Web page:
I think that in a situation like that, you have to hope that you have treated other people decently, and tried to live a good life, before disaster struck. And if you have, perhaps a God of mercy and love will come to your aid.
But in my work I have seen a great deal of suffering endured by entirely innocent people. And to be honest, I am afraid that it has left me struggling to believe that God does closely manage our individual lives.
Q: How has your experience shaped your views on the Palestinian problem? Do you think there is a solution?
John Craig, Glasgow
For a century or more, this has been a dispute over the control of the narrow strip of land that stretches from the River Jordan to the Mediterranean Sea. If the Israelis were to withdraw from every inch of occupied East Jerusalem, the West Bank and Gaza, the Palestinians would be left with about 22% percent of that land. The Israelis would have 78% percent.
Every time you see an American president sit down with the two sides to talk peace, the question is largely about how much of that 22% the Palestinians should be allowed to have - and under what conditions.
I tend to feel that the Israelis will never really give enough - or be forced by their American friends to give enough. And for at least some angry young Palestinians, 22% could never be enough. They would want to fight on for much more.
I think that they would be hard to rein in, and in the poverty, despair and oppression of the occupation, the ranks of the radicals are only likely to grow.
Set against that, most people on both sides do want an end to the conflict - a settlement that might allow their children to live in peace and prosper. So, perhaps there is hope - "God willing", as they say in Palestine.
Q: You were forced to make a blatantly anti-Israel broadcast by your kidnappers. Assuming the words you stated were not yours, are there any amendments you would like to make?
Steve Hudson, London
One of the bleaker episodes during my incarceration surrounded my having to make a political statement on camera. The guards came into my room at about three in the morning with a letter from the leader detailing what I had to say.
I did try to obstruct the process. I made a very brief statement that I read in a halting manner, trying to make clear that I was speaking under duress.
The Army of Islam released two videos of Alan Johnston
The guards took the tape away to show the leader, and he obviously did not like what he saw. The next night the guards came back and said that I had to make a new, much fuller and more convincing statement. They said I had to "co-operate if I wanted my freedom". I knew they held all the cards, and I had little choice.
My view was anyway that any sensible person knows that video statements made by kidnap victims are always done under conditions of extraordinary duress. I do not imagine that many people take the words spoken very seriously.
On camera I talked of arrests and killings of Palestinians at the hands of Israeli forces. And of course during my time in Gaza I had indeed seen much suffering, including the shooting of children, the demolition of homes and the destruction of farmland. However I wasn't able, in my video, to set the conflict in any context. The Jihadis only wanted me to air their view.
For example, many Israeli army raids into Gaza are aimed at stopping the almost daily rocket fire. Palestinian militants launch crudely made devices that occasionally injure or kill people in Israeli towns and villages just across the border. This constitutes random bombardment of civilians, and it is clearly a war crime. The Israeli army's response often amounts to collective punishment - which is another kind of war crime.
But again, there is a wider context. The militants in Gaza often say that their attacks come in response to Israeli army actions in the West Bank. For more than 40 years the Israelis have sought to consolidate their occupation there and in East Jerusalem.
Pretty much every day there are Israeli army raids and arrests, and often militants and civilians are killed. The Palestinian camp often suggests that the conflict would stop if the occupation were to end. And it is the great hope of many neutral observers that such a deal can be struck and made to stick - and perhaps it can.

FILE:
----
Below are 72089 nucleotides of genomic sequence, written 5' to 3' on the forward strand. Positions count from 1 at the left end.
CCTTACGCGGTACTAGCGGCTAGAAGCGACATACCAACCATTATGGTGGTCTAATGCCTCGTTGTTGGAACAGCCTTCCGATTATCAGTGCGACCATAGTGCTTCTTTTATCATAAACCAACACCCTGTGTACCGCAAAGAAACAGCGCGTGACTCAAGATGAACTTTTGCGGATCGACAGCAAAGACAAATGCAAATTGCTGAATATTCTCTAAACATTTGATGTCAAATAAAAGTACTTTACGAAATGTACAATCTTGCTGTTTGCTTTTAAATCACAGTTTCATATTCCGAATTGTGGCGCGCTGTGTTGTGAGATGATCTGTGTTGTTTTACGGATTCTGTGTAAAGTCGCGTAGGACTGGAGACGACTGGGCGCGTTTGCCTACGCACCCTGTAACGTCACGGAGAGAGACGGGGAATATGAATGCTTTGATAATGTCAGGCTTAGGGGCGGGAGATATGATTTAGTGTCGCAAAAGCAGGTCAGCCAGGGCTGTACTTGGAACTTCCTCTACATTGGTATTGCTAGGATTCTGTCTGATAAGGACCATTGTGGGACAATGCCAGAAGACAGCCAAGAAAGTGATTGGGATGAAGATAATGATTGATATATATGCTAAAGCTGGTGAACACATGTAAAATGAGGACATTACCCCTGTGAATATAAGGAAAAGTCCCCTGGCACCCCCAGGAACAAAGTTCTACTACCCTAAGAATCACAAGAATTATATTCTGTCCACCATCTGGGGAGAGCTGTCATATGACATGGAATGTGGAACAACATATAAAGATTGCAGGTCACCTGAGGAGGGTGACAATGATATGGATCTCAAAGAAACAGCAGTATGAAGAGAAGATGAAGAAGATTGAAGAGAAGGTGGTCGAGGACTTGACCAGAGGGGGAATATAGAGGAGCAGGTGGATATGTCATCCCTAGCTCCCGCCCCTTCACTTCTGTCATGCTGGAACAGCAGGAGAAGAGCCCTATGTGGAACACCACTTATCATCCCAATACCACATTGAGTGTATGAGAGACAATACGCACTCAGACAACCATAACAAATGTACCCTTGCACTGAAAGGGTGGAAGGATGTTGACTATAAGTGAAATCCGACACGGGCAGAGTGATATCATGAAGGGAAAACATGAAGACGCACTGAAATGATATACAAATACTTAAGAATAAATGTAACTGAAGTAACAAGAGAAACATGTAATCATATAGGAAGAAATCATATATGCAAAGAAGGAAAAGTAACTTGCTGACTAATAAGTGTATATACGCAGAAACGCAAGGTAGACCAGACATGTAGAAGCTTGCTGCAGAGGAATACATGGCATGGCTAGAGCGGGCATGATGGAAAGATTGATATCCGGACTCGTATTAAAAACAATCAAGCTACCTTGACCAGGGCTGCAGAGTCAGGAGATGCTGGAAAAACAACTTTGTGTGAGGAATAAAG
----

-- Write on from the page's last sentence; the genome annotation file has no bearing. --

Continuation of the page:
The Jihadis were not very interested in the wider context, but, unfortunately, neither are some Israelis
The difficulty may well be though, that even if there was a complete Israeli withdrawal from East Jerusalem, the West Bank and Gaza it would not be enough for at least some of the militants who fire rockets from Gaza into Israel. They seek - ultimately, perhaps in generations to come - Israel's destruction.
And although those forces may be weak now, if you know something of the history of the Jewish people, you can understand why many Israelis view the militant threat with deep concern.
Many of those Gazan militants firing rockets into Israel come from refugee families. In the course of the struggle between Zionist and Arab forces they lost their homes in what is now Israel. And as those young Palestinians have grown up - leading stunted, blighted lives in the camps of Gaza - they have had to watch Jews from all over the world come and settle on what used to be the lands of their fathers.
Those Jewish families have come from Russia, and France and Argentina believing that in the days of Moses God gave them the right to live in the Land of Israel, and swell the numbers of their people who have maintained some presence there since Biblical times.
But those Jewish religious claims mean nothing to Palestinians. They see themselves as the victims of a vast injustice that has robbed them of their birthright. They too believe that God, history and destiny are on their side.
There then, is just some of the background to the conflict. Of course I was not able to give it in the video that my captors forced me to make. The Jihadis were not very interested in the wider context, but, unfortunately, neither are some Israelis.
Q: After this terrible experience, will you continue reporting from the Middle East? If not, what's next for you?
Christopher Hepburn, Guelph, Canada
There was one night during my captivity when I listened on the radio to the BBC reporting claims that I had been executed. In the hours afterwards, I lay in the dark waiting to see if I might indeed be put to death.
Alan with his mother Margaret
And I came to feel that I had pushed things in Gaza to the limit, and beyond. I felt that if I survived I would need to step back a little, and think hard about how and where I work, and how I lead my life.
And I guess that is what I am doing now. I will stay in journalism - and hopefully, the BBC - and perhaps I will eventually return to places like Gaza, and Afghanistan and elsewhere.
But the kidnap took quite a lot out of me, and for the moment at least, I need to regain my strength a little. And just right now, it does feel good to be back in England - and very, very good to be free.